Application XIV: Words’ work

If there is something general to be said about languages, why settle for looking for universals among their particulars – as has been pursued with words? Especially when there are but two linguistic features so recognized (subject-predicate-object relationship [re actor-action-goal]; noun-adjective relationship [re object names and modifying qualities]), and they fall short on needed functionality … and thus they help contribute more work for words.

What needed functionality? Tells. Tells enough to give expression to all the functionality (App. X) that needs to be made evident to incompletely instructed actors (i.e., “us”) given the Nature of Things’ partial order condition. Made evident to and for primary, secondary and/or tertiary reads. Names and individual words, as secondary tells, are not tell enough. Language adds features which improve word combinations as secondary tells (i.e., what is being talked about); they also implement tertiary tells (i.e., what is said about what is being talked about).

Languages too are not tell enough. They are not complete enough. Added features (e.g., tense, number, gender, case) discriminate much – but not every condition of consequence. And they are not accurate enough. They address particular behavioral relationships, but in a manner biased against adequate tells about behavior itself as needed functionality.

For example, working from needed functionality – the behavioral problem (: Pbeh; ) — the intransitive form of a verb is more to the point – i.e., immediate — than the transitive form. Verb-adverb (ala noun-adjective) doesn’t cut it. Not into composable performance units, as for solving problems.) Languages are thus more suited to describing behavioral relationships after the fact than to describing behavioral relatings before and/or after the fact.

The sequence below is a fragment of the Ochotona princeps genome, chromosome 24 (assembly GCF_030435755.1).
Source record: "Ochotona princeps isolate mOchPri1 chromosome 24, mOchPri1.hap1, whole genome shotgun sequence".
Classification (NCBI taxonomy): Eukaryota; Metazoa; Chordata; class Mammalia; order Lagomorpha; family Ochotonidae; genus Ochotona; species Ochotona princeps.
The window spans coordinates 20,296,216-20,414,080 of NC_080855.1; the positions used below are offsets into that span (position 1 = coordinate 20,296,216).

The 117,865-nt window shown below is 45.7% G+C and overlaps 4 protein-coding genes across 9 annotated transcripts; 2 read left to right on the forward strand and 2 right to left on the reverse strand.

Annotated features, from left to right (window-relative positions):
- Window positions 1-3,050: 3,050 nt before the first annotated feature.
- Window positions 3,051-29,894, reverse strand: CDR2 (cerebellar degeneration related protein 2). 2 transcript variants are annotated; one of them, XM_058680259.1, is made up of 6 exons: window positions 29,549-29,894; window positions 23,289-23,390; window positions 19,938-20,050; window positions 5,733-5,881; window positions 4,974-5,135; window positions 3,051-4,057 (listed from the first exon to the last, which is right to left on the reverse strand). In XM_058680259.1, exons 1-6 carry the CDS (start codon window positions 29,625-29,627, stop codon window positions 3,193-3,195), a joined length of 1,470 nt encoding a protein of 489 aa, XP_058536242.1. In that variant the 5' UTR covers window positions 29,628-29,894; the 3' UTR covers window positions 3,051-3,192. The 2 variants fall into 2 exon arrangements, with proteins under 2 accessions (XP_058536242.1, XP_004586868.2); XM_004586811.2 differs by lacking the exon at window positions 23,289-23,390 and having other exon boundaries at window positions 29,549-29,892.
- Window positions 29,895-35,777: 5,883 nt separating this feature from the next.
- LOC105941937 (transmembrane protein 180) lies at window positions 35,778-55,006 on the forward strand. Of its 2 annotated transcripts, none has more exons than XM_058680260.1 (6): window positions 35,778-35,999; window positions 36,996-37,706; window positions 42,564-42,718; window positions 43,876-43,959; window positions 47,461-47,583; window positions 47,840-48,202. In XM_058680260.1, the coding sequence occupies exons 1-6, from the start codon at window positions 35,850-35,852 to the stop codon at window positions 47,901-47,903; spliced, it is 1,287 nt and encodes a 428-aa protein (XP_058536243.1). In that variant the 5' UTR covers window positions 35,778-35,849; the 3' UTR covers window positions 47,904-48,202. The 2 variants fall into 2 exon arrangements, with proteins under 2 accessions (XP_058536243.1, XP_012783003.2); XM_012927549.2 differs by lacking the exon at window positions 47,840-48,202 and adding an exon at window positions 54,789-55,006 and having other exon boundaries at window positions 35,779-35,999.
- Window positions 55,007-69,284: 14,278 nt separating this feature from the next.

Behavior and language, as developments – the latter as a technological development, need to operate in concert. The same impediments (: S-P, Ps; IV) stand in the way of both. We endure instead of cure. Words endure with us. For the other thing that is general about words is that languages impose on words. They make some words work awfully hard – and us in our use of them.

When tells are absent or weak or twisted, reads are hard, sometimes impossible, to make.

Words work not just to provide reference, although many words do have that chore. Nor do they just help each other out by providing context, to make sense of differences in usage. Nor do they just give representation, as consequence, to whatever condition they gave expression. Not just all of these jobs. There’s still more to be said about “meaning.”

We find some more of meaning, of words’ work, in the history of development from names to words-in-languages. (A history that CEM [contingent emergent materiality] helps make clear. See App. XI.) The Nature of Things helps explain why languages give words more work to do.

If behavioral entities, BE, were fully instructed, so as to be innately reactive … then words – if and when needed at all — would be no more than names. “Recognizance tells,” so to speak. Language would be no more than a collation of names, a library solution of every thing given a name and a name for every thing. Capacity would be a problem, but it would be the paramount problem – as it now appears to be with multiple referents for many words (:Ps).